Throughput is defined as the rate that a system generates money (i.e., incremental cash flow through sales that correlates to sales less direct material using traditional accounting terminology. Operating expenses are defined as the money the system spends to convert inventory into throughput. Direct labor is included under operating expenses and is assumed to be fixed expense. Assets in Throughput accounting are identical to assets in conventional accounting except for inventory. Inventory is defined as the money that the system spends on things it intends to convert into throughput.

Throughput accounting is very similar to variable costing. The table below compares Throughput accounting and variables costing

Variable Costing

Throughput accounting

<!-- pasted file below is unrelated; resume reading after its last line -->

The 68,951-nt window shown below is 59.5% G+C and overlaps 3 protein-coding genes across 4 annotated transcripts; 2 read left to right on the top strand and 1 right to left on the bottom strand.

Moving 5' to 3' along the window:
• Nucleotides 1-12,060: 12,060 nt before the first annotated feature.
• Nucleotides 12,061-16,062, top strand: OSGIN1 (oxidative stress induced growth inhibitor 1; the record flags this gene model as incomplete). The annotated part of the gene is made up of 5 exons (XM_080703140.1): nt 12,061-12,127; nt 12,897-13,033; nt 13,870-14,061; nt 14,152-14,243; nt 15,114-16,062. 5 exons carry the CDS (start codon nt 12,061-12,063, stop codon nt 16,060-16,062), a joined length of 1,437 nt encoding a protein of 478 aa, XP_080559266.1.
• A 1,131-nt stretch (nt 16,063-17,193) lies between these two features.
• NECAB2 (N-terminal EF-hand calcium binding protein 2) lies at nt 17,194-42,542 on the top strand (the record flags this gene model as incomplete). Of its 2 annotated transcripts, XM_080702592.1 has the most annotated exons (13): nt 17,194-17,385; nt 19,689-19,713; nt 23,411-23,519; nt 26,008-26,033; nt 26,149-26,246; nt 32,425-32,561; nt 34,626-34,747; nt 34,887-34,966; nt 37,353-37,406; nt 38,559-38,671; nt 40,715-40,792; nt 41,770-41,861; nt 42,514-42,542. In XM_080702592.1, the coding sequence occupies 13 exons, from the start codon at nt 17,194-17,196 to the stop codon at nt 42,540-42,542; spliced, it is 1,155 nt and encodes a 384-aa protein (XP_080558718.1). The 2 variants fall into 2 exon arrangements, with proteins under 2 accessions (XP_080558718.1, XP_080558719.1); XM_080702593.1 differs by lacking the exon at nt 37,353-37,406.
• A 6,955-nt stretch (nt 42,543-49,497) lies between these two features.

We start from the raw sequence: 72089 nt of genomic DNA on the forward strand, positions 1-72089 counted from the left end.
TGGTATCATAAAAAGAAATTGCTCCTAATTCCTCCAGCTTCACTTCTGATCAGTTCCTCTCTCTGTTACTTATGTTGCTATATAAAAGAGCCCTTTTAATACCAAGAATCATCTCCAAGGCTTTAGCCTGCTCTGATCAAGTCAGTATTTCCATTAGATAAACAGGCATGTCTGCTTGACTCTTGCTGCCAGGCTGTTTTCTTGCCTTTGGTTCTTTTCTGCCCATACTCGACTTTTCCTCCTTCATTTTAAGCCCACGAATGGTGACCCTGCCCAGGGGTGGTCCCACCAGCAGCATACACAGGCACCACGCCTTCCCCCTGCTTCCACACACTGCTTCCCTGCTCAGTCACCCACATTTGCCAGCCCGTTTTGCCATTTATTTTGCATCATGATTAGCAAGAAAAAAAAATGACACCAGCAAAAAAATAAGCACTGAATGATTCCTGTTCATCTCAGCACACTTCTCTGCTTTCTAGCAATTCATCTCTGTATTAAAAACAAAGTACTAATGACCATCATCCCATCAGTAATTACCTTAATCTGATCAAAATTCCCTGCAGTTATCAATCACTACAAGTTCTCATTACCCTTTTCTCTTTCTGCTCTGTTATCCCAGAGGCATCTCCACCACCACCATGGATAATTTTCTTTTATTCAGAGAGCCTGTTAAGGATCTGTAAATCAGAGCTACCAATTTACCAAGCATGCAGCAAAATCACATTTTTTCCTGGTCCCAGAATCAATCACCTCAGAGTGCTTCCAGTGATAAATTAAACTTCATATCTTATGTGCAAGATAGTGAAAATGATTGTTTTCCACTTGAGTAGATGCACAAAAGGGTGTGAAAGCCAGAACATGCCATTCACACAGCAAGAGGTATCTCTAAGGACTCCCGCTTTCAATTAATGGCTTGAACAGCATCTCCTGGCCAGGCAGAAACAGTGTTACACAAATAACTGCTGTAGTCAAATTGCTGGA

Direct material

Direct material

Direct labor

Variable overhead



Fixed expenses

Operating expenses



Throughput Accounting identified the keys to achieving and maintaining a competitive edge at :

  • Superior quality
  • Better Engineering
  • High profit margins
  • Lower investment
  • On-time delivery
  • Shorter lead times

Throughput accounting is focused on the goal of optimizing profitability and linking the relationship to the three components necessary for its achievement. The goal was written at a time when maximum utilization of productive capacity was a key issue. Throughput is defined as sales less direct materials, so the emphasize was to maximize it in contrast to the :cost world” approach that focused on cost reduction. Throughput accounting is predicated on managing constraints to optimize inventory levels and control operating expenses, resulting in higher net profit and achievement of higher returns on investment.